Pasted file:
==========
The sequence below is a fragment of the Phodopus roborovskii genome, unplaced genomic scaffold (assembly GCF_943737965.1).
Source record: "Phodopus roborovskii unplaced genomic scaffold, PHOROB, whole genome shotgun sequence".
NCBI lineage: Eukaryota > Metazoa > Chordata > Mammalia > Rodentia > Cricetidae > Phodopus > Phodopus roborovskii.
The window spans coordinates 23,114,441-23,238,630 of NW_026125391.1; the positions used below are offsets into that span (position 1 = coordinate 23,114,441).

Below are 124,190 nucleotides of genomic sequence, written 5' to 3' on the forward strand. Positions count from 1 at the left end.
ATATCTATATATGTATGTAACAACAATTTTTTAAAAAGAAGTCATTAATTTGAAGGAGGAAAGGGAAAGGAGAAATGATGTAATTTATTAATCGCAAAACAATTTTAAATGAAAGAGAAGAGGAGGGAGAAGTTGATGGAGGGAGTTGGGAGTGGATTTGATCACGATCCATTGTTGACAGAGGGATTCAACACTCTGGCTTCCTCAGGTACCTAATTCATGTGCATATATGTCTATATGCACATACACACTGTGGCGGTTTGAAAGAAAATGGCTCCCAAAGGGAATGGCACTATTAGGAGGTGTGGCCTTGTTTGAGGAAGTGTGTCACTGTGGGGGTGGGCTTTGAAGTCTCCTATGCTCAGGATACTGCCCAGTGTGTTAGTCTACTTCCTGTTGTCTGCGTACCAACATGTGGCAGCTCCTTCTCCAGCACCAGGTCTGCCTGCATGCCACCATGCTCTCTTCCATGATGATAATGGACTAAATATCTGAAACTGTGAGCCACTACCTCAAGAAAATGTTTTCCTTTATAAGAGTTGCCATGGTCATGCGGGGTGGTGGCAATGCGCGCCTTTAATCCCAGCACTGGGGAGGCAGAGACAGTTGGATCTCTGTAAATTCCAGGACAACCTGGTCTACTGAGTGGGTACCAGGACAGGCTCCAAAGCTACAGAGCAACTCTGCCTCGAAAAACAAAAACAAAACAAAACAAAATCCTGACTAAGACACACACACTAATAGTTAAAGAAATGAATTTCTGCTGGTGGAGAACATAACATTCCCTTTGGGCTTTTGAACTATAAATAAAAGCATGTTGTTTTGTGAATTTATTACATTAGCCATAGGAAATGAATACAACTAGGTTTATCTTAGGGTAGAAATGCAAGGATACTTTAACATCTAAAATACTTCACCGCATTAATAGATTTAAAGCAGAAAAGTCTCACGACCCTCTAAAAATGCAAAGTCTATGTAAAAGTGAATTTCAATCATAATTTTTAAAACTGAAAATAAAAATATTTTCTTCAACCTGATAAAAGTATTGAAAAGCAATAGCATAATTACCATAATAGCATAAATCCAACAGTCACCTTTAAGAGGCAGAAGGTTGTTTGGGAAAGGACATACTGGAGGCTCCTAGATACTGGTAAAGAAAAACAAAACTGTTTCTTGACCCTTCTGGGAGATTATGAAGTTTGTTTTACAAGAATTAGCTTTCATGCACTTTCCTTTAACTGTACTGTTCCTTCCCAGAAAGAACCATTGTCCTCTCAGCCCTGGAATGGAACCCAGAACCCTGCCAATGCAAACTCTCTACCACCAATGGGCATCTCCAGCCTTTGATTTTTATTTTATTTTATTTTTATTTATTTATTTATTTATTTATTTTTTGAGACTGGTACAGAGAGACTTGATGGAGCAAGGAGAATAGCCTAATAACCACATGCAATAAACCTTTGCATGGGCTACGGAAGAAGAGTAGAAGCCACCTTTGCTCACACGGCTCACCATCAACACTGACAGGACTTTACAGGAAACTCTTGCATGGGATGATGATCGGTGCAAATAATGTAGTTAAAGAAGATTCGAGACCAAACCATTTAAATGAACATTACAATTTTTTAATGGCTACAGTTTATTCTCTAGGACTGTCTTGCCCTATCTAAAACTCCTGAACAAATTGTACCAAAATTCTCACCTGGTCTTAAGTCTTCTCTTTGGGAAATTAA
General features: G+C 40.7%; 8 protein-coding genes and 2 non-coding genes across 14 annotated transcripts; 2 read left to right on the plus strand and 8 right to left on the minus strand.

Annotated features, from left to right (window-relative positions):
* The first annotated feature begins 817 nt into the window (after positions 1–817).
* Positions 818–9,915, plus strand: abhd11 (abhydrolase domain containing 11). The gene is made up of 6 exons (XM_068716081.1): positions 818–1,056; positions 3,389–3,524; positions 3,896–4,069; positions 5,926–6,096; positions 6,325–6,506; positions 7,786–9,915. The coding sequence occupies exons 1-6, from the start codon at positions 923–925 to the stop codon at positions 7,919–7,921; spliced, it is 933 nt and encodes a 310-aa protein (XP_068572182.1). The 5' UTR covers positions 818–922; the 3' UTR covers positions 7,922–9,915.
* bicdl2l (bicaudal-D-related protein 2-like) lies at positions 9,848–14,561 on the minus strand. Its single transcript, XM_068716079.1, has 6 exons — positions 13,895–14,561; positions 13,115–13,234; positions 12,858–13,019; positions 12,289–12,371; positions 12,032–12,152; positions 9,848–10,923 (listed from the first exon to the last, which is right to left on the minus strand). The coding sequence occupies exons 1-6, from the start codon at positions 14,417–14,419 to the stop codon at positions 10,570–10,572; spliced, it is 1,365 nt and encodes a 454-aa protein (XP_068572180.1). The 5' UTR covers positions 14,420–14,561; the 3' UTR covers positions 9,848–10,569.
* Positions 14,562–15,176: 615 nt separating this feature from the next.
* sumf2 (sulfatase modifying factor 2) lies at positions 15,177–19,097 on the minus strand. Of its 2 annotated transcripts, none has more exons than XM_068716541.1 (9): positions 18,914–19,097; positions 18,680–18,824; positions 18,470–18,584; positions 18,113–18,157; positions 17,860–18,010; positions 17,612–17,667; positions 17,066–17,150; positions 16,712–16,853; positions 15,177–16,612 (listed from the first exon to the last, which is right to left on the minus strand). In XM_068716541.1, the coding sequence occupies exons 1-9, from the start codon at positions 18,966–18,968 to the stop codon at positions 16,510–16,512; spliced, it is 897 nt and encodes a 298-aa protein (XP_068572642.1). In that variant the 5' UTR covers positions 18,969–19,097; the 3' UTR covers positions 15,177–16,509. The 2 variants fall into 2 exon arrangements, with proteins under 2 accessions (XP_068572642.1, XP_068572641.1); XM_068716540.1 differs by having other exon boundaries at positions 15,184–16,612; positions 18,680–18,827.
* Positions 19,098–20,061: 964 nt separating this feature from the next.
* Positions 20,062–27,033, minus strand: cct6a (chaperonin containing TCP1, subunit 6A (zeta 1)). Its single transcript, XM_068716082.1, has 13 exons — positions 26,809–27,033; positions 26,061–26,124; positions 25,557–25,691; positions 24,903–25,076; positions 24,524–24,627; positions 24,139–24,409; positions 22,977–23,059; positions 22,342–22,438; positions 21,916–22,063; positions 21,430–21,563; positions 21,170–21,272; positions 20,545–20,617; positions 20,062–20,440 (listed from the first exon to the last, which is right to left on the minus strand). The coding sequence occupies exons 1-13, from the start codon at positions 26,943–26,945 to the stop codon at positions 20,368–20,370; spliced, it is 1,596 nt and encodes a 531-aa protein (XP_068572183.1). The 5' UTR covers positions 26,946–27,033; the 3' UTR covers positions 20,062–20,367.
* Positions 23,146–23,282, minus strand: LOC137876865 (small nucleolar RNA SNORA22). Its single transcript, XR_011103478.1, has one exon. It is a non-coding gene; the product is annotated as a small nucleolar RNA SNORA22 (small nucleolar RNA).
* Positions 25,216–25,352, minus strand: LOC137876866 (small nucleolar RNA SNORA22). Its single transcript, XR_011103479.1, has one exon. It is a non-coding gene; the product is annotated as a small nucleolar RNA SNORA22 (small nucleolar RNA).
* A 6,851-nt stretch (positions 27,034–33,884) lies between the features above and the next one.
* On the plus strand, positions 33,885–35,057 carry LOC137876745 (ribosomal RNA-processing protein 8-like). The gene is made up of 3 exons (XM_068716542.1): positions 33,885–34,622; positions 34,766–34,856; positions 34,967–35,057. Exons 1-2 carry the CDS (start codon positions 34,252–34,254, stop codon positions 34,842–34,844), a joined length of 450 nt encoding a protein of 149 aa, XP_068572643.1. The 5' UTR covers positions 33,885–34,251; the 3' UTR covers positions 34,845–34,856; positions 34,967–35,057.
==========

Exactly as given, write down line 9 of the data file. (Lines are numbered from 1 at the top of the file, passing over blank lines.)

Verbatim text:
* The first annotated feature begins 817 nt into the window (after positions 1–817).